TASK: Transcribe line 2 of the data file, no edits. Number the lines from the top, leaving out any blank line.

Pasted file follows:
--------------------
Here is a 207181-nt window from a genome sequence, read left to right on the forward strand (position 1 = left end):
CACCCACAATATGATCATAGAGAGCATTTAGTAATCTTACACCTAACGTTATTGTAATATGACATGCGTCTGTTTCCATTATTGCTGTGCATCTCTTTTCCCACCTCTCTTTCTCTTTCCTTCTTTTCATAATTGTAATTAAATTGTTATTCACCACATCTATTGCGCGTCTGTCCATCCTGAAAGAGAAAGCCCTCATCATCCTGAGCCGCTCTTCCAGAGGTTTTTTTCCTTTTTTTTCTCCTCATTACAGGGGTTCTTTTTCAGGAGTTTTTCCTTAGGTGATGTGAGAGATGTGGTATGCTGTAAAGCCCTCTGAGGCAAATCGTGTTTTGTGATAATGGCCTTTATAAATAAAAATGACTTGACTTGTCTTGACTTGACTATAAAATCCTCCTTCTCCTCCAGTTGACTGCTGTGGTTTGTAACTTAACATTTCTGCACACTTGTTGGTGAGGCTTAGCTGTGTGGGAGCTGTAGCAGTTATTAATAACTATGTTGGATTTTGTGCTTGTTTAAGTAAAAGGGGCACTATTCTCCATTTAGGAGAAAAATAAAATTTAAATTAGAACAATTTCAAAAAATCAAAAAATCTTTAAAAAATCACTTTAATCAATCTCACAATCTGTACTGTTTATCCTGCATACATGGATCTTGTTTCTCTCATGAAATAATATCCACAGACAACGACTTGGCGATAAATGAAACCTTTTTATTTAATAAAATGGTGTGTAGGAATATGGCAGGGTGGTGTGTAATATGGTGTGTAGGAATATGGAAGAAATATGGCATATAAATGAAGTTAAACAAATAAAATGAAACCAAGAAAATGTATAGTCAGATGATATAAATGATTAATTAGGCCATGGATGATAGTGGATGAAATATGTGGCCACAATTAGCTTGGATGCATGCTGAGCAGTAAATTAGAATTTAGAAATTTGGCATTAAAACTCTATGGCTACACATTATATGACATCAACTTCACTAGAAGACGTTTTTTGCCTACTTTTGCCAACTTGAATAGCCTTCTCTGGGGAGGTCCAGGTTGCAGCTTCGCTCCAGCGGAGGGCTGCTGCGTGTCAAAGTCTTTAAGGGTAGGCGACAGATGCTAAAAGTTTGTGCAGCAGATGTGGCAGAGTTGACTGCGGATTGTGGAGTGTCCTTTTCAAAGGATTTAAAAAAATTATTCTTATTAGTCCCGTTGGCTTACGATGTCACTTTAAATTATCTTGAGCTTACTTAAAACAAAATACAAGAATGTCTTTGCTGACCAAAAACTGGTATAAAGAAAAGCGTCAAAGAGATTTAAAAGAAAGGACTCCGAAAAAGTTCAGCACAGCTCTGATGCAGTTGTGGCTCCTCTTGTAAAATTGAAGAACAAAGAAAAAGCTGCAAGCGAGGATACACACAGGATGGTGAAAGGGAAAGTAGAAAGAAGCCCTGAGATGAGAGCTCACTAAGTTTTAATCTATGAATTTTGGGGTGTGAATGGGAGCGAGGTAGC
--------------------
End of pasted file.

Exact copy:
CACCCACAATATGATCATAGAGAGCATTTAGTAATCTTACACCTAACGTTATTGTAATATGACATGCGTCTGTTTCCATTATTGCTGTGCATCTCTTTTCCCACCTCTCTTTCTCTTTCCTTCTTTTCATAATTGTAATTAAATTGTTATTCACCACATCTATTGCGCGTCTGTCCATCCTGAAAGAGAAAGCCCTCATCATCCTGAGCCGCTCTTCCAGAGGTTTTTTTCCTTTTTTTTCTCCTCATTACAGGGGTTCTTTTTCAGGAGTTTTTCCTTAGGTGATGTGAGAGATGTGGTATGCTGTAAAGCCCTCTGAGGCAAATCGTGTTTTGTGATAATGGCCTTTATAAATAAAAATGACTTGACTTGTCTTGACTTGACTATAAAATCCTCCTTCTCCTCCAGTTGACTGCTGTGGTTTGTAACTTAACATTTCTGCACACTTGTTGGTGAGGCTTAGCTGTGTGGGAGCTGTAGCAGTTATTAATAACTATGTTGGATTTTGTGCTTGTTTAAGTAAAAGGGGCACTATTCTCCATTTAGGAGAAAAATAAAATTTAAATTAGAACAATTTCAAAAAATCAAAAAATCTTTAAAAAATCACTTTAATCAATCTCACAATCTGTACTGTTTATCCTGCATACATGGATCTTGTTTCTCTCATGAAATAATATCCACAGACAACGACTTGGCGATAAATGAAACCTTTTTATTTAATAAAATGGTGTGTAGGAATATGGCAGGGTGGTGTGTAATATGGTGTGTAGGAATATGGAAGAAATATGGCATATAAATGAAGTTAAACAAATAAAATGAAACCAAGAAAATGTATAGTCAGATGATATAAATGATTAATTAGGCCATGGATGATAGTGGATGAAATATGTGGCCACAATTAGCTTGGATGCATGCTGAGCAGTAAATTAGAATTTAGAAATTTGGCATTAAAACTCTATGGCTACACATTATATGACATCAACTTCACTAGAAGACGTTTTTTGCCTACTTTTGCCAACTTGAATAGCCTTCTCTGGGGAGGTCCAGGTTGCAGCTTCGCTCCAGCGGAGGGCTGCTGCGTGTCAAAGTCTTTAAGGGTAGGCGACAGATGCTAAAAGTTTGTGCAGCAGATGTGGCAGAGTTGACTGCGGATTGTGGAGTGTCCTTTTCAAAGGATTTAAAAAAATTATTCTTATTAGTCCCGTTGGCTTACGATGTCACTTTAAATTATCTTGAGCTTACTTAAAACAAAATACAAGAATGTCTTTGCTGACCAAAAACTGGTATAAAGAAAAGCGTCAAAGAGATTTAAAAGAAAGGACTCCGAAAAAGTTCAGCACAGCTCTGATGCAGTTGTGGCTCCTCTTGTAAAATTGAAGAACAAAGAAAAAGCTGCAAGCGAGGATACACACAGGATGGTGAAAGGGAAAGTAGAAAGAAGCCCTGAGATGAGAGCTCACTAAGTTTTAATCTATGAATTTTGGGGTGTGAATGGGAGCGAGGTAGC